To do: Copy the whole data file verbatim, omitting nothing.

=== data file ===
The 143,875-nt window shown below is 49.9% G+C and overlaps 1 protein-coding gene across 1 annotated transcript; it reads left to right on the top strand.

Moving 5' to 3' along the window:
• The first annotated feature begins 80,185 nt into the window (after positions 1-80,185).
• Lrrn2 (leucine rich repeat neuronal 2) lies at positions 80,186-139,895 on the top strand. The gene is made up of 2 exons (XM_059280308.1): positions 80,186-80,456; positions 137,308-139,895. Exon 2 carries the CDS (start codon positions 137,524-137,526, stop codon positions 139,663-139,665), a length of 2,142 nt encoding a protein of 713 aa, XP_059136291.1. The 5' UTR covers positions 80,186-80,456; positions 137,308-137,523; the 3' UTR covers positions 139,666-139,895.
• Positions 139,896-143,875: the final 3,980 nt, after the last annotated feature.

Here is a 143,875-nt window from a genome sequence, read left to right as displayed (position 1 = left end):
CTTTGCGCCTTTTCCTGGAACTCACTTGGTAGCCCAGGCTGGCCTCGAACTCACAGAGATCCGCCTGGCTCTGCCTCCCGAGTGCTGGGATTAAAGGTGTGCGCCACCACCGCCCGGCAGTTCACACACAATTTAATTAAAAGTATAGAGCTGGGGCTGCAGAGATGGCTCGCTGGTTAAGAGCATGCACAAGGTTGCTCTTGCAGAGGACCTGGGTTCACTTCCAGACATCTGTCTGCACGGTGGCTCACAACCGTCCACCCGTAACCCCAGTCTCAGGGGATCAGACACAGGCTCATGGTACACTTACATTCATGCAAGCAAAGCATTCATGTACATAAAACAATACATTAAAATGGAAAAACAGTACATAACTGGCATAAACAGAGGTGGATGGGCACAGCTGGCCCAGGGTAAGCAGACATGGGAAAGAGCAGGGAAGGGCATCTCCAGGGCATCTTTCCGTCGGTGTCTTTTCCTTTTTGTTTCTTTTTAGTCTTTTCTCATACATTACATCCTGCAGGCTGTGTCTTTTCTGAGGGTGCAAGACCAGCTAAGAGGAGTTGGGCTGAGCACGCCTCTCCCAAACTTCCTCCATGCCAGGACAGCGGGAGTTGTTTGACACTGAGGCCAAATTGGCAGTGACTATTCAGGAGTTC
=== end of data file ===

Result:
The 143,875-nt window shown below is 49.9% G+C and overlaps 1 protein-coding gene across 1 annotated transcript; it reads left to right on the top strand.

Moving 5' to 3' along the window:
• The first annotated feature begins 80,185 nt into the window (after positions 1-80,185).
• Lrrn2 (leucine rich repeat neuronal 2) lies at positions 80,186-139,895 on the top strand. The gene is made up of 2 exons (XM_059280308.1): positions 80,186-80,456; positions 137,308-139,895. Exon 2 carries the CDS (start codon positions 137,524-137,526, stop codon positions 139,663-139,665), a length of 2,142 nt encoding a protein of 713 aa, XP_059136291.1. The 5' UTR covers positions 80,186-80,456; positions 137,308-137,523; the 3' UTR covers positions 139,666-139,895.
• Positions 139,896-143,875: the final 3,980 nt, after the last annotated feature.

Here is a 143,875-nt window from a genome sequence, read left to right as displayed (position 1 = left end):
CTTTGCGCCTTTTCCTGGAACTCACTTGGTAGCCCAGGCTGGCCTCGAACTCACAGAGATCCGCCTGGCTCTGCCTCCCGAGTGCTGGGATTAAAGGTGTGCGCCACCACCGCCCGGCAGTTCACACACAATTTAATTAAAAGTATAGAGCTGGGGCTGCAGAGATGGCTCGCTGGTTAAGAGCATGCACAAGGTTGCTCTTGCAGAGGACCTGGGTTCACTTCCAGACATCTGTCTGCACGGTGGCTCACAACCGTCCACCCGTAACCCCAGTCTCAGGGGATCAGACACAGGCTCATGGTACACTTACATTCATGCAAGCAAAGCATTCATGTACATAAAACAATACATTAAAATGGAAAAACAGTACATAACTGGCATAAACAGAGGTGGATGGGCACAGCTGGCCCAGGGTAAGCAGACATGGGAAAGAGCAGGGAAGGGCATCTCCAGGGCATCTTTCCGTCGGTGTCTTTTCCTTTTTGTTTCTTTTTAGTCTTTTCTCATACATTACATCCTGCAGGCTGTGTCTTTTCTGAGGGTGCAAGACCAGCTAAGAGGAGTTGGGCTGAGCACGCCTCTCCCAAACTTCCTCCATGCCAGGACAGCGGGAGTTGTTTGACACTGAGGCCAAATTGGCAGTGACTATTCAGGAGTTC